Over break, I made a trip to Fry’s Electronics. It started out as an innocent trip to help my mother find rewriteable discs for her job. It turned into something else entirely.
After being mildly verbally attacked by a salesman after I told him I strongly dislike Windows 8, I told him I didn’t, in fact, need any help with the monitor I was getting my fingerprints on, and walked away, nearly crashing into a stack of boxes containing something called “SMK Paddock 10 V2.” The picture on the box was of a desktop stand for an iPad.
“Eureka!” I actually said out loud, and took a box out of the strategically stacked pyramid of rhomboidal boxes. Just like in a bad sitcom, the entire forward half of the stack came sliding apart, distributing oddly shaped boxes left and right in front of me. Avoiding the disapproving look of the salesman who loves Windows 8, I went to find a different salesman to show him what I did. And to as if he could open one of the boxes for me. The young man obliged, and didn’t even chastise me for my mishap.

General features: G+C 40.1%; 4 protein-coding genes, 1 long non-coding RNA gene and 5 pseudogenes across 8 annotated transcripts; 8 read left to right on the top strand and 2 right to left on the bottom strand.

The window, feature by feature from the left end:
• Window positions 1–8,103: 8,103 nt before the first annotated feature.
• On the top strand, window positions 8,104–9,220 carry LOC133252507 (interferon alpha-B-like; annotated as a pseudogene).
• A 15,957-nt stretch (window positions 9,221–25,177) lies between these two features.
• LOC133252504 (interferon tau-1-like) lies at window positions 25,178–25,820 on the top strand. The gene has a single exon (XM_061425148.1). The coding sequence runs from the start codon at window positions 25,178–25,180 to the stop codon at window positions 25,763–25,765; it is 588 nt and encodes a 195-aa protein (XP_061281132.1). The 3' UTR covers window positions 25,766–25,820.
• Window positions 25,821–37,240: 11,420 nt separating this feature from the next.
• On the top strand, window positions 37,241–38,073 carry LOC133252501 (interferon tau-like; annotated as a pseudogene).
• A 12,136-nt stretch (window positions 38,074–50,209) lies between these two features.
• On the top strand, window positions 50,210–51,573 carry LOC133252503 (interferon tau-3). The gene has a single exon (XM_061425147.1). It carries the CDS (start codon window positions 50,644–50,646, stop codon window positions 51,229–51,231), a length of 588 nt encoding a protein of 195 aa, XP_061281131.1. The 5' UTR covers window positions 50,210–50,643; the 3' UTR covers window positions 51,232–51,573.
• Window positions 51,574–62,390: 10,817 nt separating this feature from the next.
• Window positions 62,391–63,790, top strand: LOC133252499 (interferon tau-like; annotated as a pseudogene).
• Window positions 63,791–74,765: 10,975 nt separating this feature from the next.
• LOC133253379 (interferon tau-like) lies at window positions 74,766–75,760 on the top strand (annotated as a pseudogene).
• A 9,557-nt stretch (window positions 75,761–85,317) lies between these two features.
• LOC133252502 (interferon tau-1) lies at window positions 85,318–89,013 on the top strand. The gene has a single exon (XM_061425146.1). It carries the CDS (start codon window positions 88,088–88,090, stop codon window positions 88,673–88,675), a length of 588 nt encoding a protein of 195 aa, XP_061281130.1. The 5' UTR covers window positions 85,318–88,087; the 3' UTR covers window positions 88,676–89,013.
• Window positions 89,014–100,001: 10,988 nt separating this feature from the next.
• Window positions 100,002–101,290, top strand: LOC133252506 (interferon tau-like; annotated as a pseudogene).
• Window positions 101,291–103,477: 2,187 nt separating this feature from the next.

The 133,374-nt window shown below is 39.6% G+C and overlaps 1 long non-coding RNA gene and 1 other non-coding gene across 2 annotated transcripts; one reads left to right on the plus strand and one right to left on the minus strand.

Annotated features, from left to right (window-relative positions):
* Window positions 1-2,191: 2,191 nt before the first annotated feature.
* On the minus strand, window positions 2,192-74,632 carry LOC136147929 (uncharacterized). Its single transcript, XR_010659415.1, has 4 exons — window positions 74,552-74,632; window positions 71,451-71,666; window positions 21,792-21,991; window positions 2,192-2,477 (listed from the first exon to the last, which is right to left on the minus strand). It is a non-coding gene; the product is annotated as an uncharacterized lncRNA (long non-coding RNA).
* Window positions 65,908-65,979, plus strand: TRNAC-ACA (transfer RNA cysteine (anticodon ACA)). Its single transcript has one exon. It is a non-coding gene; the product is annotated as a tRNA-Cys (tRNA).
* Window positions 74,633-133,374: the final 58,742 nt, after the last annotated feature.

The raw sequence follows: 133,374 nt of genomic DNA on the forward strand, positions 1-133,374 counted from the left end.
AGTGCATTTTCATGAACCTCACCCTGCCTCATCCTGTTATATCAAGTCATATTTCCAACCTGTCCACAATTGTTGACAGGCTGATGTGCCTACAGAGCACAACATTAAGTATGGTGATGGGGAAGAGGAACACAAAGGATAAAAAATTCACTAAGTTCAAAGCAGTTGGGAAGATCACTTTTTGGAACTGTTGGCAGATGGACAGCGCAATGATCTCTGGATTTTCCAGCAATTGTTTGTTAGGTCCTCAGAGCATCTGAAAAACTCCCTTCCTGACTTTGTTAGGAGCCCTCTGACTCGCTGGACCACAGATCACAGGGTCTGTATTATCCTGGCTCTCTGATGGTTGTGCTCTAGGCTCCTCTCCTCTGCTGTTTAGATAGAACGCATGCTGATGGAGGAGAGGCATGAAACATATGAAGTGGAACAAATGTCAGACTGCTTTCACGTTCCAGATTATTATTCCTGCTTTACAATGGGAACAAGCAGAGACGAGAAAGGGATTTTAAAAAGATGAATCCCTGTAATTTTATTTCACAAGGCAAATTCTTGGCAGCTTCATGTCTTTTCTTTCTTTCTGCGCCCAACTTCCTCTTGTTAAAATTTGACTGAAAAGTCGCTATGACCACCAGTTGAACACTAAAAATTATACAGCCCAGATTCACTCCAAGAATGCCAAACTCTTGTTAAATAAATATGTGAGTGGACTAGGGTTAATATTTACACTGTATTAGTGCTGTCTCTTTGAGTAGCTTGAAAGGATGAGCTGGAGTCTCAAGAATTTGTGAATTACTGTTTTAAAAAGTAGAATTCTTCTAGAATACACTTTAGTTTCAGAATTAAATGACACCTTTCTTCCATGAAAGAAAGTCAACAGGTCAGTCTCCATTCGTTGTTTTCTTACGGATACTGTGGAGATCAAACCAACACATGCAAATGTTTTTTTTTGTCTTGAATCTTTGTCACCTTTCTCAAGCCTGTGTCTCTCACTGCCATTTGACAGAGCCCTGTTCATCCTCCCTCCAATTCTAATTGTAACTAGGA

This is what was inside:
As you can see, a person could put their iPad in there, and there are adapters and plug-ins involved for various activities one might want to do with an iPad. For example, if I were collecting video interviews for a project like Digital Archive of Literacy Narratives, I could put my iPad into this device, and it works just like a tripod, except on a desktop. Additionally, the head swivels, and the whole iPad rests on a speaker, which also acts like a charger, or so the specs say on Amazon.
I’m not sure exactly how this contributes to my working definition of ‘innovation,’ but if I go with the idea that we are trying to collect narratives in a new way, then this qualifies.
And I accept.